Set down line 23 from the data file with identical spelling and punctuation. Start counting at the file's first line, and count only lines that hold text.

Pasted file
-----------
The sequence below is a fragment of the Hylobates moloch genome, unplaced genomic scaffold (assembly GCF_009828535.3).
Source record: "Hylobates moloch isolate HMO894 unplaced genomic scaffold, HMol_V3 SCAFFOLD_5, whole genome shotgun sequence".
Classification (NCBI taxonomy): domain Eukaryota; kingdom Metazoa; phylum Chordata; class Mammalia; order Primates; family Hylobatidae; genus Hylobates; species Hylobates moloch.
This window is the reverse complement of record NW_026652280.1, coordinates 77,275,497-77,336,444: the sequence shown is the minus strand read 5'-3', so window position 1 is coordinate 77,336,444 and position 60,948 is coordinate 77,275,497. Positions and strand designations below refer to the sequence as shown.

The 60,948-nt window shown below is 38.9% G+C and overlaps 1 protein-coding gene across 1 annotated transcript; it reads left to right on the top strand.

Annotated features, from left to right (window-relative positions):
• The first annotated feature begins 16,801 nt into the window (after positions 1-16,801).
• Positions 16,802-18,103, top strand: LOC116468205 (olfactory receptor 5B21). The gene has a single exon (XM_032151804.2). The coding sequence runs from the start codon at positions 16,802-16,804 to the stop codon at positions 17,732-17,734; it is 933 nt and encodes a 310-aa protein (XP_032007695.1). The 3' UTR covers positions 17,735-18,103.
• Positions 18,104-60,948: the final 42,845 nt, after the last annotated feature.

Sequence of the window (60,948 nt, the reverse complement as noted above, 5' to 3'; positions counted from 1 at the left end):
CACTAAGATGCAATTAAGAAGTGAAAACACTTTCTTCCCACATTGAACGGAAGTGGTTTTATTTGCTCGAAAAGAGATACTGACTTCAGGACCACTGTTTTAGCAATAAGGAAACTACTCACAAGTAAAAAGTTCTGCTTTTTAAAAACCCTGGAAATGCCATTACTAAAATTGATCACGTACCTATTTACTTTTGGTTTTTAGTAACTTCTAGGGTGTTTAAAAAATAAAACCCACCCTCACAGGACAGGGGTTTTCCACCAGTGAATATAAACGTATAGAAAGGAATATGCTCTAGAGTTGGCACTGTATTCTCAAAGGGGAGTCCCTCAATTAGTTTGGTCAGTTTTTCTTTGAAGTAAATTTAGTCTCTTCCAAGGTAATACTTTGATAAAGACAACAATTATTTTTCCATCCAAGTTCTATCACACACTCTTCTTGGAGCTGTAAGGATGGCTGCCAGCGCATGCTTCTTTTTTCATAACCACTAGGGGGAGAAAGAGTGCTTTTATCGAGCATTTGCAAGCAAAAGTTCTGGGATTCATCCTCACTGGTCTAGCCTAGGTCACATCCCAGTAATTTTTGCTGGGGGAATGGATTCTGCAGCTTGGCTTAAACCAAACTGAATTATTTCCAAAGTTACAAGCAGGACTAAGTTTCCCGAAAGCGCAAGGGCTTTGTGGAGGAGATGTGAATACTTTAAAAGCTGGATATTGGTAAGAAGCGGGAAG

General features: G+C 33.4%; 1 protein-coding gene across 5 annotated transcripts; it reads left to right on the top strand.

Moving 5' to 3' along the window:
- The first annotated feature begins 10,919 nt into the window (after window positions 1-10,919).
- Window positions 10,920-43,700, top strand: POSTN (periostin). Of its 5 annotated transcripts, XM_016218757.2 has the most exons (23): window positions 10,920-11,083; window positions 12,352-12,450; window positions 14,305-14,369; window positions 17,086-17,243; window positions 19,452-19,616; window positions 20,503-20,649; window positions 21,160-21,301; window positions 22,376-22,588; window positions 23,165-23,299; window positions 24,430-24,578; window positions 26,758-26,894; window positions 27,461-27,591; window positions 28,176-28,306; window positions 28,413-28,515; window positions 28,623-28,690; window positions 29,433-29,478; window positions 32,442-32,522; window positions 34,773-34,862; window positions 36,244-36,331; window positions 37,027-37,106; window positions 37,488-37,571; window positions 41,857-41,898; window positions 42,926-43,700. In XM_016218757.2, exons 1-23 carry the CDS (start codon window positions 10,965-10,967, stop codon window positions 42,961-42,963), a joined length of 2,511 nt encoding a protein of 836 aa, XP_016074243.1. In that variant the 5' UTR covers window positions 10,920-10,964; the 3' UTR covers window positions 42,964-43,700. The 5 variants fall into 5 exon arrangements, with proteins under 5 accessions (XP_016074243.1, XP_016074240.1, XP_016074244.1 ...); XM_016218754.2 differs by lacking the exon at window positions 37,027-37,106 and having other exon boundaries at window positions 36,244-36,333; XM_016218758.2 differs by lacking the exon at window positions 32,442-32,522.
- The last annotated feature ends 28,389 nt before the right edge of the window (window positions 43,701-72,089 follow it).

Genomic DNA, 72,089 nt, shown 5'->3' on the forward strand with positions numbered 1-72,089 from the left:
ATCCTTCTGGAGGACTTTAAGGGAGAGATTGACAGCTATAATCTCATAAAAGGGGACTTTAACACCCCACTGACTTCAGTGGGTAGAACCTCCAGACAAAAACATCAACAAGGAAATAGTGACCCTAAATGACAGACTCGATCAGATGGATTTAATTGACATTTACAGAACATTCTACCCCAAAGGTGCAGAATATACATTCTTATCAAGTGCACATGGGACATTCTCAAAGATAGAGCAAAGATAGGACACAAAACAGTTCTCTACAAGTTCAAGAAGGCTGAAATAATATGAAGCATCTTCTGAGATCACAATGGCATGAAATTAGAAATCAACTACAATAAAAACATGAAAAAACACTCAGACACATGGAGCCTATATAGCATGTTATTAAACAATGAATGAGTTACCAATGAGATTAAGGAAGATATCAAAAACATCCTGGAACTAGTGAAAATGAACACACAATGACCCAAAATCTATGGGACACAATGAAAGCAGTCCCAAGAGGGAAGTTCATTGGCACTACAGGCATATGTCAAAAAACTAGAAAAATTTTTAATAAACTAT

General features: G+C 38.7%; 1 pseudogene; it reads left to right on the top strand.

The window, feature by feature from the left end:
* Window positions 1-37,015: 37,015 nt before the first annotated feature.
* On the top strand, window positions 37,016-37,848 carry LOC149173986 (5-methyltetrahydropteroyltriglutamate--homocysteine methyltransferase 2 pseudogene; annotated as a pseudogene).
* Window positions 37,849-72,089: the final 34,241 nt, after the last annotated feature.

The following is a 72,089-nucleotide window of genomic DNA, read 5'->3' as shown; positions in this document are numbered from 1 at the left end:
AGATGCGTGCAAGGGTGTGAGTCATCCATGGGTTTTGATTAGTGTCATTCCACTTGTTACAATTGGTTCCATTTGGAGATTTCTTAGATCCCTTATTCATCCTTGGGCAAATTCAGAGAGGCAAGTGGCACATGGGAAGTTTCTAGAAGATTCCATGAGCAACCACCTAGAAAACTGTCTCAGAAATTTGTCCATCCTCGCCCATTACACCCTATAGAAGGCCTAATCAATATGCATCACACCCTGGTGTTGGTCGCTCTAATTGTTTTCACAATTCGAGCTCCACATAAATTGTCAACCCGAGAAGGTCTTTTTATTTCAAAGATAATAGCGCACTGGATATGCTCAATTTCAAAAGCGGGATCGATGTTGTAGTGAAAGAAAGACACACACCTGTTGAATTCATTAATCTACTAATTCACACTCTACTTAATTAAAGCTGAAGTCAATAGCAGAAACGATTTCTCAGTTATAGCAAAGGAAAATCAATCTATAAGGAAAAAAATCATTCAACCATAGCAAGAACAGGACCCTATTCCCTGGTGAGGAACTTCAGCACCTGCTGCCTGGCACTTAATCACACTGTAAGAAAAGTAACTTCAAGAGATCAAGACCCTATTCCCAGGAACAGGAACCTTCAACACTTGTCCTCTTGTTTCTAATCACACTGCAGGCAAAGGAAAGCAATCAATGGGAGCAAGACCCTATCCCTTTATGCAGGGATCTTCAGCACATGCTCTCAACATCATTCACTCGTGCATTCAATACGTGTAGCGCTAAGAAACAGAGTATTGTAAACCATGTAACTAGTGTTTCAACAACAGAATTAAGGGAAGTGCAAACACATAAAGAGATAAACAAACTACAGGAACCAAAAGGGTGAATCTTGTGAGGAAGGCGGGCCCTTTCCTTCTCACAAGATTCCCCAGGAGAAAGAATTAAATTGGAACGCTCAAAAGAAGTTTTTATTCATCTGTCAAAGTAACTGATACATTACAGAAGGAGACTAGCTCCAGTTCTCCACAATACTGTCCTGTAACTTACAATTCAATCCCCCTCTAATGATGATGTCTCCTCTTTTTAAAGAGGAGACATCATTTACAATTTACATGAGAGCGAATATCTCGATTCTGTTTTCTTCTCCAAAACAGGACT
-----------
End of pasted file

* Window positions 37,849-72,089: the final 34,241 nt, after the last annotated feature.